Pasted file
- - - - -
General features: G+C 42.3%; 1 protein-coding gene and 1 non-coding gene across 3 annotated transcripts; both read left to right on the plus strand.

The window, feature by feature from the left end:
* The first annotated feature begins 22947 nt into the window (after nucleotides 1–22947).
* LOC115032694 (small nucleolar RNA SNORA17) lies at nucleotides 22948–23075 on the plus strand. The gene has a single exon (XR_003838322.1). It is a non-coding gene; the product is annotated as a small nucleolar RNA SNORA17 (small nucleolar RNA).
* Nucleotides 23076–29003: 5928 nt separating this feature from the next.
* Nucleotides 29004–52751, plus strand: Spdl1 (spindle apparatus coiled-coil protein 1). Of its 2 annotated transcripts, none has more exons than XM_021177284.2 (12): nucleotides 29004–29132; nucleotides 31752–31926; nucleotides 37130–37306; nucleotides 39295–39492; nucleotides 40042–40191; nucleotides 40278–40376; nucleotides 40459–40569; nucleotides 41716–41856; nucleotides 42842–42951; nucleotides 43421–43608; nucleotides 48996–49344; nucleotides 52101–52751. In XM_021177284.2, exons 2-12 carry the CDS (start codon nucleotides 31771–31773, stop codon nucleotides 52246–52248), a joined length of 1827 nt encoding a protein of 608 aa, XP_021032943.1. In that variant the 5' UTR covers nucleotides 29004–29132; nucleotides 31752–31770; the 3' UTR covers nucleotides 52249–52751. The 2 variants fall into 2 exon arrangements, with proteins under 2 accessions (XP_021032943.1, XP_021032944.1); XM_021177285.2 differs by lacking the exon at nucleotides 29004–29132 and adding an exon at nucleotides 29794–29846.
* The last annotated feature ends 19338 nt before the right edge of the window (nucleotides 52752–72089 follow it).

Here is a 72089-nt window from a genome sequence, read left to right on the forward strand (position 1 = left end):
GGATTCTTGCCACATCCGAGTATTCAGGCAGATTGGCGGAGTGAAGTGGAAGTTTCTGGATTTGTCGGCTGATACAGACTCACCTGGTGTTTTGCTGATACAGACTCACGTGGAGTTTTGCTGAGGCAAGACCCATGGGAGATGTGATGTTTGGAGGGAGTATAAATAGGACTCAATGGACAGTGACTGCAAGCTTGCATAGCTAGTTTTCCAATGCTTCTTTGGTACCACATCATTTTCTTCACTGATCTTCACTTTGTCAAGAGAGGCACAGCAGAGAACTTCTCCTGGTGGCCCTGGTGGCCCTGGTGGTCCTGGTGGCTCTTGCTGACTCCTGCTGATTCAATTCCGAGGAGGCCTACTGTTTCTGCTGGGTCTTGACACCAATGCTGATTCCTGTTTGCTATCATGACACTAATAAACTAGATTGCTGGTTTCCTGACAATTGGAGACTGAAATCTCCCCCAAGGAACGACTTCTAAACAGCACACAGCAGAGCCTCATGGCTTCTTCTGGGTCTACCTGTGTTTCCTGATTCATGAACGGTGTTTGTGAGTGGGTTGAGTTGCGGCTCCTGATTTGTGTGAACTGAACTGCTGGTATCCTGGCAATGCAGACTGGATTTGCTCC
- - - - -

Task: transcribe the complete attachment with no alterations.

General features: G+C 42.3%; 1 protein-coding gene and 1 non-coding gene across 3 annotated transcripts; both read left to right on the plus strand.

The window, feature by feature from the left end:
* The first annotated feature begins 22947 nt into the window (after nucleotides 1–22947).
* LOC115032694 (small nucleolar RNA SNORA17) lies at nucleotides 22948–23075 on the plus strand. The gene has a single exon (XR_003838322.1). It is a non-coding gene; the product is annotated as a small nucleolar RNA SNORA17 (small nucleolar RNA).
* Nucleotides 23076–29003: 5928 nt separating this feature from the next.
* Nucleotides 29004–52751, plus strand: Spdl1 (spindle apparatus coiled-coil protein 1). Of its 2 annotated transcripts, none has more exons than XM_021177284.2 (12): nucleotides 29004–29132; nucleotides 31752–31926; nucleotides 37130–37306; nucleotides 39295–39492; nucleotides 40042–40191; nucleotides 40278–40376; nucleotides 40459–40569; nucleotides 41716–41856; nucleotides 42842–42951; nucleotides 43421–43608; nucleotides 48996–49344; nucleotides 52101–52751. In XM_021177284.2, exons 2-12 carry the CDS (start codon nucleotides 31771–31773, stop codon nucleotides 52246–52248), a joined length of 1827 nt encoding a protein of 608 aa, XP_021032943.1. In that variant the 5' UTR covers nucleotides 29004–29132; nucleotides 31752–31770; the 3' UTR covers nucleotides 52249–52751. The 2 variants fall into 2 exon arrangements, with proteins under 2 accessions (XP_021032943.1, XP_021032944.1); XM_021177285.2 differs by lacking the exon at nucleotides 29004–29132 and adding an exon at nucleotides 29794–29846.
* The last annotated feature ends 19338 nt before the right edge of the window (nucleotides 52752–72089 follow it).

Here is a 72089-nt window from a genome sequence, read left to right on the forward strand (position 1 = left end):
GGATTCTTGCCACATCCGAGTATTCAGGCAGATTGGCGGAGTGAAGTGGAAGTTTCTGGATTTGTCGGCTGATACAGACTCACCTGGTGTTTTGCTGATACAGACTCACGTGGAGTTTTGCTGAGGCAAGACCCATGGGAGATGTGATGTTTGGAGGGAGTATAAATAGGACTCAATGGACAGTGACTGCAAGCTTGCATAGCTAGTTTTCCAATGCTTCTTTGGTACCACATCATTTTCTTCACTGATCTTCACTTTGTCAAGAGAGGCACAGCAGAGAACTTCTCCTGGTGGCCCTGGTGGCCCTGGTGGTCCTGGTGGCTCTTGCTGACTCCTGCTGATTCAATTCCGAGGAGGCCTACTGTTTCTGCTGGGTCTTGACACCAATGCTGATTCCTGTTTGCTATCATGACACTAATAAACTAGATTGCTGGTTTCCTGACAATTGGAGACTGAAATCTCCCCCAAGGAACGACTTCTAAACAGCACACAGCAGAGCCTCATGGCTTCTTCTGGGTCTACCTGTGTTTCCTGATTCATGAACGGTGTTTGTGAGTGGGTTGAGTTGCGGCTCCTGATTTGTGTGAACTGAACTGCTGGTATCCTGGCAATGCAGACTGGATTTGCTCC